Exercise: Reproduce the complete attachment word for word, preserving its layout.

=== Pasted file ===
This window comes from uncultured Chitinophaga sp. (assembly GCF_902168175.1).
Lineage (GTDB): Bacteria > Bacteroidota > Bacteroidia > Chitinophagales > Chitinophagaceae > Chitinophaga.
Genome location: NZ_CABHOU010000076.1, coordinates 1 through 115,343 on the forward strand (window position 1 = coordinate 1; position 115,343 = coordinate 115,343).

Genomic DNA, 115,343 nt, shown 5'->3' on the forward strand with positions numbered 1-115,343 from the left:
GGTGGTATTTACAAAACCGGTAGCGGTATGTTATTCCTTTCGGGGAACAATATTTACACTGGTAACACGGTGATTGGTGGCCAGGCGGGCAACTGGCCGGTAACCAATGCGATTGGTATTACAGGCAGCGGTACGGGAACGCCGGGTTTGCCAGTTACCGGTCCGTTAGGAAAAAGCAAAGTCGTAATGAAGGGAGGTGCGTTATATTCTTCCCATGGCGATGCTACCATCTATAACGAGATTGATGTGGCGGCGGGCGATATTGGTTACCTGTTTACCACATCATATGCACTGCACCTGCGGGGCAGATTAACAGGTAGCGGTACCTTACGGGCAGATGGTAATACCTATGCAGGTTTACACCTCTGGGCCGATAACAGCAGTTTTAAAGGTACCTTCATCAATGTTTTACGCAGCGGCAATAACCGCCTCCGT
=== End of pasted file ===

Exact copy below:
This window comes from uncultured Chitinophaga sp. (assembly GCF_902168175.1).
Lineage (GTDB): Bacteria > Bacteroidota > Bacteroidia > Chitinophagales > Chitinophagaceae > Chitinophaga.
Genome location: NZ_CABHOU010000076.1, coordinates 1 through 115,343 on the forward strand (window position 1 = coordinate 1; position 115,343 = coordinate 115,343).

Genomic DNA, 115,343 nt, shown 5'->3' on the forward strand with positions numbered 1-115,343 from the left:
GGTGGTATTTACAAAACCGGTAGCGGTATGTTATTCCTTTCGGGGAACAATATTTACACTGGTAACACGGTGATTGGTGGCCAGGCGGGCAACTGGCCGGTAACCAATGCGATTGGTATTACAGGCAGCGGTACGGGAACGCCGGGTTTGCCAGTTACCGGTCCGTTAGGAAAAAGCAAAGTCGTAATGAAGGGAGGTGCGTTATATTCTTCCCATGGCGATGCTACCATCTATAACGAGATTGATGTGGCGGCGGGCGATATTGGTTACCTGTTTACCACATCATATGCACTGCACCTGCGGGGCAGATTAACAGGTAGCGGTACCTTACGGGCAGATGGTAATACCTATGCAGGTTTACACCTCTGGGCCGATAACAGCAGTTTTAAAGGTACCTTCATCAATGTTTTACGCAGCGGCAATAACCGCCTCCGT